Like all rental car companies, ABCR's fleet (the majority of which is owned by the Lessors) includes both program and non-program vehicles (also known as 'risk' vehicles). Under the terms of the simulation, in cases where ABCR does not default it is assumed that bondholders are repaid in full and no liquidation of the Lessors' rental car fleet backing the ABS is necessary.

In cases where ABCR does default, we always assume that the portion of the Lessors' fleet backing the ABS must be liquidated in order to repay their secured loans to the Issuer, and ultimately the bondholders. In those cases, the default probability of the related manufacturers must also be simulated. Due to Chrysler's, Ford's and GM's high concentrations in the pool and non-investment grade ratings or non-ratings, as applicable, their defaults were simulated based on estimates for probability of default provided by Moody's corporate analysts. These default estimates differentiate between default with continued operation and default with cessation of operations. The default probability of the other manufacturers is derived from their respective ratings.

In simulating liquidation of the rental car fleet following an ABCR default, it is assumed that the portion of the program vehicle fleet associated with non-defaulting manufacturers (both non-bankrupt manufacturers and bankrupt Chapter 11 manufacturers honoring their program obligations) is returned to the related manufacturer at full book value. For the non-program (risk) vehicle fleet, as well as the portion of the program vehicle fleet associated with defaulting manufacturers not honoring obligations on their program vehicles, it is assumed the vehicles will be sold in the open market.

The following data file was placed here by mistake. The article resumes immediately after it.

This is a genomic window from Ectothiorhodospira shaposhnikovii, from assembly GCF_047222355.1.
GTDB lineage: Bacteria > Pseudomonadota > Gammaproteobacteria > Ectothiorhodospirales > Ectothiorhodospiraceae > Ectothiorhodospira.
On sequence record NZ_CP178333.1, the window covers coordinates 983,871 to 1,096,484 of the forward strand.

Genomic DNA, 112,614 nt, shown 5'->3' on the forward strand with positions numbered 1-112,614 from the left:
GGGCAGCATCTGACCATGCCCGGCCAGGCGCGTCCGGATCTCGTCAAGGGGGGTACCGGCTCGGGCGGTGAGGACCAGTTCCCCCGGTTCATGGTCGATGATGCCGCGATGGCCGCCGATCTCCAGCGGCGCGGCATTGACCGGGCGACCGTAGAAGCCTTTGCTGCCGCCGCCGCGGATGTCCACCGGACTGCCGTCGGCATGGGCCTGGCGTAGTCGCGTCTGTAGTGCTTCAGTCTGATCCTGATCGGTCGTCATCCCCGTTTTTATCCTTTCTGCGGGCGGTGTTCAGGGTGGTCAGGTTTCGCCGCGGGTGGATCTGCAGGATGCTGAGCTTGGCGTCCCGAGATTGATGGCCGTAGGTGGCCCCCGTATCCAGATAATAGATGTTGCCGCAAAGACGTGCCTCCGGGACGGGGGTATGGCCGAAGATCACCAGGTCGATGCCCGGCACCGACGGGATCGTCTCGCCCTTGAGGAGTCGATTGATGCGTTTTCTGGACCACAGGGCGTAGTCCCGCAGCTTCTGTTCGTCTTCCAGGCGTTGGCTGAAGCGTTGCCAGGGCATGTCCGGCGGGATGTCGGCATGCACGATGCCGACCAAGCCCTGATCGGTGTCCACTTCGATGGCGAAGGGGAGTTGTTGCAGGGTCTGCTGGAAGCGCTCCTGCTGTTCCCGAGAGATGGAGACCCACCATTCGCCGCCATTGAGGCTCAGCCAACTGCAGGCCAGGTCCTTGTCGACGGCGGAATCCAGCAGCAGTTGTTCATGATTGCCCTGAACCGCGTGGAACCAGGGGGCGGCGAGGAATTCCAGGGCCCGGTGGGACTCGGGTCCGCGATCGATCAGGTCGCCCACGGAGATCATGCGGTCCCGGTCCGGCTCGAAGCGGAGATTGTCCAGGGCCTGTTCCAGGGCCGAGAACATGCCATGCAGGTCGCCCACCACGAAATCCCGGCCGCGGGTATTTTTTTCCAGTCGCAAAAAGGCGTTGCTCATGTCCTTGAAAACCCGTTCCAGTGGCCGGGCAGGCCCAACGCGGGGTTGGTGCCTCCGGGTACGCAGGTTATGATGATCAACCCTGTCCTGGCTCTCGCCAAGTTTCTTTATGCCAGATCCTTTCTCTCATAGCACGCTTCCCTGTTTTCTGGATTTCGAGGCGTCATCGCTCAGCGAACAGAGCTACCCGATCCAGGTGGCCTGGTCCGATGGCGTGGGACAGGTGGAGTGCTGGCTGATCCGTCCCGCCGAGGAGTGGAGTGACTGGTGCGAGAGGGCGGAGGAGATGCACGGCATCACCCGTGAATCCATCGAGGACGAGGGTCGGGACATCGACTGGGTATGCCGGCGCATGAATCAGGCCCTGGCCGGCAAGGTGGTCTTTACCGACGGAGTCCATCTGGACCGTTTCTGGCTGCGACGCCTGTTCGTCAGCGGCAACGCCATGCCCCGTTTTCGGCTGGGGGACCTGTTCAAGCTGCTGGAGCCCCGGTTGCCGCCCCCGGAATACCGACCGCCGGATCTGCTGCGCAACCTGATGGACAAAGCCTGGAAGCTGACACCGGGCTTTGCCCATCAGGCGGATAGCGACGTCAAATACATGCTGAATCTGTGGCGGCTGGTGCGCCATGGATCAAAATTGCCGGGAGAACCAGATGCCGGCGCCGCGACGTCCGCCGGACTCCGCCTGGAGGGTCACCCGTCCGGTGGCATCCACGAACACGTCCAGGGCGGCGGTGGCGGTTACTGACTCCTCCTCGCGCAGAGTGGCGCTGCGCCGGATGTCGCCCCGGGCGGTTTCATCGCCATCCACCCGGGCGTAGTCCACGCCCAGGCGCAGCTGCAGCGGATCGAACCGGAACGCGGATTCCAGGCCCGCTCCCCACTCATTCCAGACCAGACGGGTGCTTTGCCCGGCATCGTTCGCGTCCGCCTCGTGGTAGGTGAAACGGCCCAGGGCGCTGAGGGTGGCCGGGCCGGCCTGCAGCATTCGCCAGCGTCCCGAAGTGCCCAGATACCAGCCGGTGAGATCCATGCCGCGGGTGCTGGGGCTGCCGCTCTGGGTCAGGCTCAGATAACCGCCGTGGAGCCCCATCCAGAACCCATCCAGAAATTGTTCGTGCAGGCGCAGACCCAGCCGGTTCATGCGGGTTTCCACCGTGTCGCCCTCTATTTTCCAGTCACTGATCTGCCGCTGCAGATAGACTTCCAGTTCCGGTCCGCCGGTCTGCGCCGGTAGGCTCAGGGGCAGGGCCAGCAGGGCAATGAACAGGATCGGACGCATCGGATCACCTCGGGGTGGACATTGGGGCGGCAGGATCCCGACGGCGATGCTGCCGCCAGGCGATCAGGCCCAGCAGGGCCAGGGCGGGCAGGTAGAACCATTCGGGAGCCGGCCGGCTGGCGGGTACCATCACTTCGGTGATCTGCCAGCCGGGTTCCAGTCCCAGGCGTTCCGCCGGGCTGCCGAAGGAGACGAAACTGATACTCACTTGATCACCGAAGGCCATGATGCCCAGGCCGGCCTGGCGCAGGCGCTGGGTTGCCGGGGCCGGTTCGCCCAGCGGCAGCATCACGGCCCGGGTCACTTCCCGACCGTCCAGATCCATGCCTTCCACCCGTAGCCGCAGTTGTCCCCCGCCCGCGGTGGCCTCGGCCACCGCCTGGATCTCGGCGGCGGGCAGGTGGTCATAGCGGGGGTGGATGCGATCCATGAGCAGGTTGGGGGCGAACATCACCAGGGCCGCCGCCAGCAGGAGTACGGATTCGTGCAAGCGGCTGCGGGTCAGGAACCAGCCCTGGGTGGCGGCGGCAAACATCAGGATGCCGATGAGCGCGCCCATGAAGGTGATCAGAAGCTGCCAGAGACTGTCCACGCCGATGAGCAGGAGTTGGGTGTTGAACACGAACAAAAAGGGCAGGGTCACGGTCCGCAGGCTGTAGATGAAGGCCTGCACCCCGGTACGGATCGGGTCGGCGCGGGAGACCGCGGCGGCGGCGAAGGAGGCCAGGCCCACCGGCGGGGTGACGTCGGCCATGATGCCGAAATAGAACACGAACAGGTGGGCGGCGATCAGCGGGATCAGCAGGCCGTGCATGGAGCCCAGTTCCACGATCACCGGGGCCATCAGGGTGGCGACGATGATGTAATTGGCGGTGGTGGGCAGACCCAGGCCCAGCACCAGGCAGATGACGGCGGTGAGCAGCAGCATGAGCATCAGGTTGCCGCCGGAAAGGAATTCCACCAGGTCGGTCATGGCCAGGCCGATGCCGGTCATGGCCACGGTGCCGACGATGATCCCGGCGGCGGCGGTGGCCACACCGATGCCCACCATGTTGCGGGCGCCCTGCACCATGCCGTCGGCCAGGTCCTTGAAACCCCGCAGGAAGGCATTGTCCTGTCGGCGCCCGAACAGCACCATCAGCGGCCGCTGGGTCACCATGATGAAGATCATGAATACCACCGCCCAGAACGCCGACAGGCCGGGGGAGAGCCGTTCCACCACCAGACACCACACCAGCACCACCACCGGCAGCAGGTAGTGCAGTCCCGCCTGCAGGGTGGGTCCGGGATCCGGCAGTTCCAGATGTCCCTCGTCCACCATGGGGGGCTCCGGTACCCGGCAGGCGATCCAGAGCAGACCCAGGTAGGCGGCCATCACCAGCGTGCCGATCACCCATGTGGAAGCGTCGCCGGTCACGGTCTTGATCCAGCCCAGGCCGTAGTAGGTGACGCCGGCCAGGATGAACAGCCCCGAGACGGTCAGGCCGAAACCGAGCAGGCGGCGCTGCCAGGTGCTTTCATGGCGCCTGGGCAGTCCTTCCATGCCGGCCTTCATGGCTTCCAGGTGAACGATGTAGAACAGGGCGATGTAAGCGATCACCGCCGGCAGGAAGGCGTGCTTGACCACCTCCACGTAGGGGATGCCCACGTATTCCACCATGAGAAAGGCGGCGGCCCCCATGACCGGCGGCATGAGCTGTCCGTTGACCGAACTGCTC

For vehicles sold in the open market, the market value of a vehicle at the time of liquidation, before any haircuts are applied, is estimated using market depreciation data from the National Automobile Dealers Association (NADA) for each manufacturer with vehicles in the collateral pool. In making this calculation we generally assume a purchase price for program and non-program (risk) vehicles which is 10% below MSRP, to give credit to the volume discounts typically achieved by rental car companies. However, in the case of Avis Budget, we assume the discount for non-program (risk) vehicles is 15% to reflect both the terms required under the transaction documentation and historic performance.

In addition, we assume a delay in sale of six months and therefore net an additional six months of depreciation. This six month delay in fleet liquidation following a default by ABCR, as lessee, contemplates potential legal challenges to obtaining control of the fleet and the potential difficulties of marshaling and selling such a large number of vehicles. The base liquidation value of sold vehicles is determined by applying a base haircut to this estimated depreciated market value. The base haircut is simulated using a triangular distribution (i.e., minimum, mode, maximum) with values of (5%, 15%, 30%). The resulting calculation provides the base liquidation value.